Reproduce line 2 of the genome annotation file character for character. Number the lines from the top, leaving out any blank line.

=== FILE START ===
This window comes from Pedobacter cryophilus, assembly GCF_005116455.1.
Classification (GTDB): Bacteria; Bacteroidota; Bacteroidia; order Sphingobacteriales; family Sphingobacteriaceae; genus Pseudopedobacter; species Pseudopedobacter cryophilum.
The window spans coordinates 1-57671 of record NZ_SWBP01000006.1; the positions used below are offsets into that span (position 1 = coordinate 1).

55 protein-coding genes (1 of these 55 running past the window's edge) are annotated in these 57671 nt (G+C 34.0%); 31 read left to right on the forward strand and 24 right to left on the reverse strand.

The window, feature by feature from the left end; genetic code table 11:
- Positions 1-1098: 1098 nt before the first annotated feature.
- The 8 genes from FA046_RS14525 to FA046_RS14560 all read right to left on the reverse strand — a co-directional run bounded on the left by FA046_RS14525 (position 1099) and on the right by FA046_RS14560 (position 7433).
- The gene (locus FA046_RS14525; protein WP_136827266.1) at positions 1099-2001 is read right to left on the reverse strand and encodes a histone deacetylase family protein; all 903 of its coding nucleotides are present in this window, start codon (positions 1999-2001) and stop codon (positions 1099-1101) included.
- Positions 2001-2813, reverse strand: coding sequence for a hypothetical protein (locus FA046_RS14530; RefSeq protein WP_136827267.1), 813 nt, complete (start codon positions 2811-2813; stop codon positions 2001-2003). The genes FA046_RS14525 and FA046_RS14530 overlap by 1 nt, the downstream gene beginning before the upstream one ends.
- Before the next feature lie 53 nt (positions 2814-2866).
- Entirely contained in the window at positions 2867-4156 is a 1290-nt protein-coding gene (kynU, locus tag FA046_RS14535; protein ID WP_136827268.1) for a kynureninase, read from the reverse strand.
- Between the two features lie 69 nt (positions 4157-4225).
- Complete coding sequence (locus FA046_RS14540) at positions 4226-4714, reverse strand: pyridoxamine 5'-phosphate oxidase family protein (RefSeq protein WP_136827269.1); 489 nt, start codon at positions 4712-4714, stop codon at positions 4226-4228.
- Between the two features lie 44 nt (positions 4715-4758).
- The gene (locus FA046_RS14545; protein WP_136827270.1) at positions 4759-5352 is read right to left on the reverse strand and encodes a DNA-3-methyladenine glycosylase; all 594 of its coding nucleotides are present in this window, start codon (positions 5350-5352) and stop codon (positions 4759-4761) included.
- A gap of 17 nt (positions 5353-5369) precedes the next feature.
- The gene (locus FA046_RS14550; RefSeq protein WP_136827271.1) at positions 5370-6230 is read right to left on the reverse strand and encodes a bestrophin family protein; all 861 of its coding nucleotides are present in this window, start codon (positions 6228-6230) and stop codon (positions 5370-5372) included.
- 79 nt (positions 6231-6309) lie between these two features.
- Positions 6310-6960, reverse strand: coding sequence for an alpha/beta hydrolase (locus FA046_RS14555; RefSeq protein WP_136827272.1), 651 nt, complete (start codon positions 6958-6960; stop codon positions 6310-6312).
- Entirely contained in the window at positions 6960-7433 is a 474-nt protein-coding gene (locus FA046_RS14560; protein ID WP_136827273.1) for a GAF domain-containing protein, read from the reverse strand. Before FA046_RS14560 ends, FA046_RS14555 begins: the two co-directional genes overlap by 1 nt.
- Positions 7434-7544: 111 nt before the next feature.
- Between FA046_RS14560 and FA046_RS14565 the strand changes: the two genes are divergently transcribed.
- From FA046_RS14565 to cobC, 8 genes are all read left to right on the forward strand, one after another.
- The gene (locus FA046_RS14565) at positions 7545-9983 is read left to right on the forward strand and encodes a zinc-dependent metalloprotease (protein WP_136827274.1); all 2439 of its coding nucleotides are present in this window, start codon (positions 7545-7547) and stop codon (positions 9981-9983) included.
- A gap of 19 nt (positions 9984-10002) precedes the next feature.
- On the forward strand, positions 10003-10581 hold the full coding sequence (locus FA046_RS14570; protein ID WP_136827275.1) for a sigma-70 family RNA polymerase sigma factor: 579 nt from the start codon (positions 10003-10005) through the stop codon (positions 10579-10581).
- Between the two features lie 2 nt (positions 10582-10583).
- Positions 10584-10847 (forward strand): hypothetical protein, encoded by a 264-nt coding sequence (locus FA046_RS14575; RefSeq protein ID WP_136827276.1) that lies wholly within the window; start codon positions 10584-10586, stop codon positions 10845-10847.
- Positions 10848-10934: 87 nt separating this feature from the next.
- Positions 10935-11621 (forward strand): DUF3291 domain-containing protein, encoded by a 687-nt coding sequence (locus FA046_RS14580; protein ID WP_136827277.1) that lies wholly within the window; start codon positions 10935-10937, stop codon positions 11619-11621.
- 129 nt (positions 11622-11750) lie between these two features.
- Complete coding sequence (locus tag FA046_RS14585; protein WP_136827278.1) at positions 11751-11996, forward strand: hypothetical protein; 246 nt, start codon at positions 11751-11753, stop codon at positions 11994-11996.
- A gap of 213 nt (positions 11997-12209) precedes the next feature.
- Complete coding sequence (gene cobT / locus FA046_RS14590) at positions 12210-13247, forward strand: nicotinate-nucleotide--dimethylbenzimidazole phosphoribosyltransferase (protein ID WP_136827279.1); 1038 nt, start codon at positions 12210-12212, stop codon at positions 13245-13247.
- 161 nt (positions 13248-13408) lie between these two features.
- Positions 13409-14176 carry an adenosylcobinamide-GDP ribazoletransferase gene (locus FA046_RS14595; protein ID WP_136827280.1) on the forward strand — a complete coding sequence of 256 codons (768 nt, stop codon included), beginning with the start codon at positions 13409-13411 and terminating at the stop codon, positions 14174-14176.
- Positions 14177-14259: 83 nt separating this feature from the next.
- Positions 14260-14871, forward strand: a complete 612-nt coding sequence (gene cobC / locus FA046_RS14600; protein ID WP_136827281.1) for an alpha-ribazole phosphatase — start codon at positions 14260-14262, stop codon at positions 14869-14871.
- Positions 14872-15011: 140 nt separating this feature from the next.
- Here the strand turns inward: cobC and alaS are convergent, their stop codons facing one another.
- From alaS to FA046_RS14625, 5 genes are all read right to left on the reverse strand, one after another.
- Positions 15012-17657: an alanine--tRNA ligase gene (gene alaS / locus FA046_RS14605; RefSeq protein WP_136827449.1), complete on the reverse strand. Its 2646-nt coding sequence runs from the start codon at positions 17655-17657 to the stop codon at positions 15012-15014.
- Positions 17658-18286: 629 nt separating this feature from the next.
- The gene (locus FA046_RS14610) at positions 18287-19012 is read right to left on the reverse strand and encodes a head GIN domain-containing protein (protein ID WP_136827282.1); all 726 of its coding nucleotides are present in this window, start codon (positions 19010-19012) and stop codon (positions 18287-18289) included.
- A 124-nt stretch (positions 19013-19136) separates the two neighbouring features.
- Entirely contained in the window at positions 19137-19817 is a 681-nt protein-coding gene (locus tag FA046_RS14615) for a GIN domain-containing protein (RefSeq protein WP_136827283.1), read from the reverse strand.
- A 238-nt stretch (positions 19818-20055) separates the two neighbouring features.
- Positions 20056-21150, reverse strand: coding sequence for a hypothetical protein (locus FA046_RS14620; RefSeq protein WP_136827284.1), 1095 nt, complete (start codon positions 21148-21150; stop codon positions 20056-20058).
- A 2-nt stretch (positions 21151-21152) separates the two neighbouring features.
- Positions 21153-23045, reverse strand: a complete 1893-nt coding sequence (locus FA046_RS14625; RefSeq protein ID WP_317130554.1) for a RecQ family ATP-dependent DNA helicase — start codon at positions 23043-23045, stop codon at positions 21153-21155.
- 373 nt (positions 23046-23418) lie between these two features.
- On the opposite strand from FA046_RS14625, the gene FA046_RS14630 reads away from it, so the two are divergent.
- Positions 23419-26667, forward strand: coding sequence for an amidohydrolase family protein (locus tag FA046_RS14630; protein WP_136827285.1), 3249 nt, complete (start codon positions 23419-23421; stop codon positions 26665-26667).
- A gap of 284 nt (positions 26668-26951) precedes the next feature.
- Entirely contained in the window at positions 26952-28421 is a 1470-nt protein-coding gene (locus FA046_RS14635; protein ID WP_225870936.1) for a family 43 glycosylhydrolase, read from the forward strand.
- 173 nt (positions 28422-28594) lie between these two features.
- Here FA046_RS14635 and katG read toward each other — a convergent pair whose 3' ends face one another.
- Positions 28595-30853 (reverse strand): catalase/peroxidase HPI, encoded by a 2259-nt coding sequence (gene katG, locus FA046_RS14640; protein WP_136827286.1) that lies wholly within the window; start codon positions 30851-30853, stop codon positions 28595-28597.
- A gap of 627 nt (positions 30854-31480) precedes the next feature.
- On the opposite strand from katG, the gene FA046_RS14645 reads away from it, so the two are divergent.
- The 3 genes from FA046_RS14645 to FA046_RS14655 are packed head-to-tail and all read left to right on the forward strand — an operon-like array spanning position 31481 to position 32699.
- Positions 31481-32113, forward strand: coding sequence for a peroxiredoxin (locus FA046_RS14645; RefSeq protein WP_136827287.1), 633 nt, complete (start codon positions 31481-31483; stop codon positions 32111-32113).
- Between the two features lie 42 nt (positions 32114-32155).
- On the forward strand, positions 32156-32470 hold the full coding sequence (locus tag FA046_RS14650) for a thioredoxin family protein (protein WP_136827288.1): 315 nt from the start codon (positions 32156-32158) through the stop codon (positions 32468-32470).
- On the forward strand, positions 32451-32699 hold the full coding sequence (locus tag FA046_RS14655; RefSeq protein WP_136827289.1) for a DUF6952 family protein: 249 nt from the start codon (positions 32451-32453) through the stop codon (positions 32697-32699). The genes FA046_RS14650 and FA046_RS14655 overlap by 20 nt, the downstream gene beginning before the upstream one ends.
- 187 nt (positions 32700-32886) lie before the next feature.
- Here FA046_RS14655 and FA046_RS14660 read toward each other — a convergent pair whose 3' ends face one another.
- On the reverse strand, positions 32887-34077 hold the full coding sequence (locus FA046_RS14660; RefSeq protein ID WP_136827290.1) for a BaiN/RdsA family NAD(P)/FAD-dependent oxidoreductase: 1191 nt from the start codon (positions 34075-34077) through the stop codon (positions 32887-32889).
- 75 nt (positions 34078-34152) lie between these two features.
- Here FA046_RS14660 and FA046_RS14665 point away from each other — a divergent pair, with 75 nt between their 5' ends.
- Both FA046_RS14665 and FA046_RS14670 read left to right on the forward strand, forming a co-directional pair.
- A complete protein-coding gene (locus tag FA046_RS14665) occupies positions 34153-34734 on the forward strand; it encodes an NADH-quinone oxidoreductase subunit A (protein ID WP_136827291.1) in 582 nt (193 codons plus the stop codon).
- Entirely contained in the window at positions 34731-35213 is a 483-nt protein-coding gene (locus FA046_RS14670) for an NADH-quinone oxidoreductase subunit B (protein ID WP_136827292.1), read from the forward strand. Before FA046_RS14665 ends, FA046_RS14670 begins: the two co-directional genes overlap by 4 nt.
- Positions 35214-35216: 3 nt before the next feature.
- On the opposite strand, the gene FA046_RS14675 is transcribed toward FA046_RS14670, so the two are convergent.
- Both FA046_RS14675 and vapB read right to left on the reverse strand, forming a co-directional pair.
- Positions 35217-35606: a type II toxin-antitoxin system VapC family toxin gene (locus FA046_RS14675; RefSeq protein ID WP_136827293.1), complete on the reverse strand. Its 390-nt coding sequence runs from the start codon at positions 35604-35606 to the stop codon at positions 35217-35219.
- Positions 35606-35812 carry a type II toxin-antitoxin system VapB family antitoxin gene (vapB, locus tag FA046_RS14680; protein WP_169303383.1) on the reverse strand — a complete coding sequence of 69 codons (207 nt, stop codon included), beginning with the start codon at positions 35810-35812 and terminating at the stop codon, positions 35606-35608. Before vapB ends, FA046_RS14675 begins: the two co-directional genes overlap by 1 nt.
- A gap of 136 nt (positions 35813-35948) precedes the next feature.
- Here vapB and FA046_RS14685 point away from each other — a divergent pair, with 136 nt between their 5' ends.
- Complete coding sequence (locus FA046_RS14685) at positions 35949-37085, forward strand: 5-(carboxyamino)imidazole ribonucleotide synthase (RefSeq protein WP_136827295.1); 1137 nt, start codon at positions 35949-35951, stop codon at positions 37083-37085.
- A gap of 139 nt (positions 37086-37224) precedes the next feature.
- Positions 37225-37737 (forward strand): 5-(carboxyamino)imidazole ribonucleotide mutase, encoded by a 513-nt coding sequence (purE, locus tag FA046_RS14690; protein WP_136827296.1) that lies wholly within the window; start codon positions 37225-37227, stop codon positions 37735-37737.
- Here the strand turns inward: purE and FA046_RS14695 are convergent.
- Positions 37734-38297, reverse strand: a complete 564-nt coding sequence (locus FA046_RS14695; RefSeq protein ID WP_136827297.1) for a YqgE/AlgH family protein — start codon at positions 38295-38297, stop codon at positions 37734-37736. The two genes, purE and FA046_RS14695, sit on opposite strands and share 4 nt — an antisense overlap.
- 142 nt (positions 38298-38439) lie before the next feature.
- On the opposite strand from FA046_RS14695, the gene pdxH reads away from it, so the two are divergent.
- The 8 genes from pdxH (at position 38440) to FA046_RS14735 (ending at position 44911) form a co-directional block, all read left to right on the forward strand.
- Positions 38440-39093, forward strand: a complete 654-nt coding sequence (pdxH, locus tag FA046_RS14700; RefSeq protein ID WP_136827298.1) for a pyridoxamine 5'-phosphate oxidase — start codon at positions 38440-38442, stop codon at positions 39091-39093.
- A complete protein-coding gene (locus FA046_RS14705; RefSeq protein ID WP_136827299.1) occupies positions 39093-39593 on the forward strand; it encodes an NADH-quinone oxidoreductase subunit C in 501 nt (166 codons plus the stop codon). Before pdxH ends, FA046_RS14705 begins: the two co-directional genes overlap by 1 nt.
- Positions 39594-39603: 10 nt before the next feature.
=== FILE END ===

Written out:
Classification (GTDB): Bacteria; Bacteroidota; Bacteroidia; order Sphingobacteriales; family Sphingobacteriaceae; genus Pseudopedobacter; species Pseudopedobacter cryophilum.